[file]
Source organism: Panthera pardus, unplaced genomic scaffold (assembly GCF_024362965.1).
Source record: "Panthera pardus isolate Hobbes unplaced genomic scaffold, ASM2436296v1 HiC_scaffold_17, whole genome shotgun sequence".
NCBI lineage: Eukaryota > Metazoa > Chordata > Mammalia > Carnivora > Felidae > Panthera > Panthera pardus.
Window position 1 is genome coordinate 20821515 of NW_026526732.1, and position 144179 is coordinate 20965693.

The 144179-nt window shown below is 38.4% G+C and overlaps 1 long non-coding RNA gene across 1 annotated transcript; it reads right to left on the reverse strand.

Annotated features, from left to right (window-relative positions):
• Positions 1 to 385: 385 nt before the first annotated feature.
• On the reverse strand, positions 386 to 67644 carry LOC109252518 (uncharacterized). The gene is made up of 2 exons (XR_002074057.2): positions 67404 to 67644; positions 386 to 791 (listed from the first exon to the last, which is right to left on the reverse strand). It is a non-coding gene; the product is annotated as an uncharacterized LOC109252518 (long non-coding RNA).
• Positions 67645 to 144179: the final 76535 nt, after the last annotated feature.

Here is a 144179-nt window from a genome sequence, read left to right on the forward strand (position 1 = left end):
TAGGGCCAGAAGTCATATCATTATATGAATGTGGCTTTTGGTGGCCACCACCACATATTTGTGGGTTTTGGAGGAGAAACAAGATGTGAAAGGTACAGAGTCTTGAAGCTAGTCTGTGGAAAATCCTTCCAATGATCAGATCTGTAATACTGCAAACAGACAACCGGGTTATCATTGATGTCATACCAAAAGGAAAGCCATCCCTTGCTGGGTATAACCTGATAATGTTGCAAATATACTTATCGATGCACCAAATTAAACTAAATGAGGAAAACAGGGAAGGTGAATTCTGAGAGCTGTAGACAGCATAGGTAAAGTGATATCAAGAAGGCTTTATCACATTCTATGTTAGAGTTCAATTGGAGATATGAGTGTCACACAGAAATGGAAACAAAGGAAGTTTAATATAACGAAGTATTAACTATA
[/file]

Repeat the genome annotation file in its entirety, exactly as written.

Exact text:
Source organism: Panthera pardus, unplaced genomic scaffold (assembly GCF_024362965.1).
Source record: "Panthera pardus isolate Hobbes unplaced genomic scaffold, ASM2436296v1 HiC_scaffold_17, whole genome shotgun sequence".
NCBI lineage: Eukaryota > Metazoa > Chordata > Mammalia > Carnivora > Felidae > Panthera > Panthera pardus.
Window position 1 is genome coordinate 20821515 of NW_026526732.1, and position 144179 is coordinate 20965693.

The 144179-nt window shown below is 38.4% G+C and overlaps 1 long non-coding RNA gene across 1 annotated transcript; it reads right to left on the reverse strand.

Annotated features, from left to right (window-relative positions):
• Positions 1 to 385: 385 nt before the first annotated feature.
• On the reverse strand, positions 386 to 67644 carry LOC109252518 (uncharacterized). The gene is made up of 2 exons (XR_002074057.2): positions 67404 to 67644; positions 386 to 791 (listed from the first exon to the last, which is right to left on the reverse strand). It is a non-coding gene; the product is annotated as an uncharacterized LOC109252518 (long non-coding RNA).
• Positions 67645 to 144179: the final 76535 nt, after the last annotated feature.

Here is a 144179-nt window from a genome sequence, read left to right on the forward strand (position 1 = left end):
TAGGGCCAGAAGTCATATCATTATATGAATGTGGCTTTTGGTGGCCACCACCACATATTTGTGGGTTTTGGAGGAGAAACAAGATGTGAAAGGTACAGAGTCTTGAAGCTAGTCTGTGGAAAATCCTTCCAATGATCAGATCTGTAATACTGCAAACAGACAACCGGGTTATCATTGATGTCATACCAAAAGGAAAGCCATCCCTTGCTGGGTATAACCTGATAATGTTGCAAATATACTTATCGATGCACCAAATTAAACTAAATGAGGAAAACAGGGAAGGTGAATTCTGAGAGCTGTAGACAGCATAGGTAAAGTGATATCAAGAAGGCTTTATCACATTCTATGTTAGAGTTCAATTGGAGATATGAGTGTCACACAGAAATGGAAACAAAGGAAGTTTAATATAACGAAGTATTAACTATA